So, what is management of change (MOC)?
Going back to the source, OSHA 1910.119(l)(1) sets the requirements for MOC as: “The employer shall establish and implement written procedures to manage changes (except for “replacements in kind”) to process chemicals, technology, equipment and procedures; and, changes to facilities that affect a covered process.”
Here are some bad excuses for not following an MOC process which leads to process safety incidents.
• But I am not making a real modification. I am just making it a little better.
• I am so far behind I can’t start doing MOC. I’ll never catch up with all of those unrevised drawings.”
• I don’t have time to wait for the MOC evaluation. This is an emergency!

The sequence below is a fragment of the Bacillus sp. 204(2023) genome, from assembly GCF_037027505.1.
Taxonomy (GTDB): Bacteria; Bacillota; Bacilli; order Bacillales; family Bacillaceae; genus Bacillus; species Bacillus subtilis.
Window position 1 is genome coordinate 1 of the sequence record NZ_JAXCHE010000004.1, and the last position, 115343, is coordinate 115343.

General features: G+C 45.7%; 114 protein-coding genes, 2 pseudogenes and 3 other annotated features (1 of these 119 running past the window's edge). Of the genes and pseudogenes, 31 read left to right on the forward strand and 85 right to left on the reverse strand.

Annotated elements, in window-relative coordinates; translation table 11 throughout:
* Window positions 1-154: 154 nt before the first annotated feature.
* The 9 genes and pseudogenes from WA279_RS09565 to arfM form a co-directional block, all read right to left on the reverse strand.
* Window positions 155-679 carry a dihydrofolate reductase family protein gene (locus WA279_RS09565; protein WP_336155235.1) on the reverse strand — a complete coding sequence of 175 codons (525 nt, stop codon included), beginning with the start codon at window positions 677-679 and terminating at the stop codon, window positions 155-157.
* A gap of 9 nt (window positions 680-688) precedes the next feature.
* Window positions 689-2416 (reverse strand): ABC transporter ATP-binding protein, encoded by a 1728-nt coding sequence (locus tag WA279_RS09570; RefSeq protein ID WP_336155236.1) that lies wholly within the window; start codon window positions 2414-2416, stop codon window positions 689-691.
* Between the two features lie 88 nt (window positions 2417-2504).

• Routing this form for approval takes so long we can never get anything done.
• But my area manager already has to approve funds for changes.
• We are a warehouse / light manufacturing / data center / repair facility. … We don’t have anything that could be dangerous.
• But MOC won’t catch every possible problem, so why do it?
• This is just a software/procedure change. It’s not like we were changing a pipe or something. We don’t need to approve or document.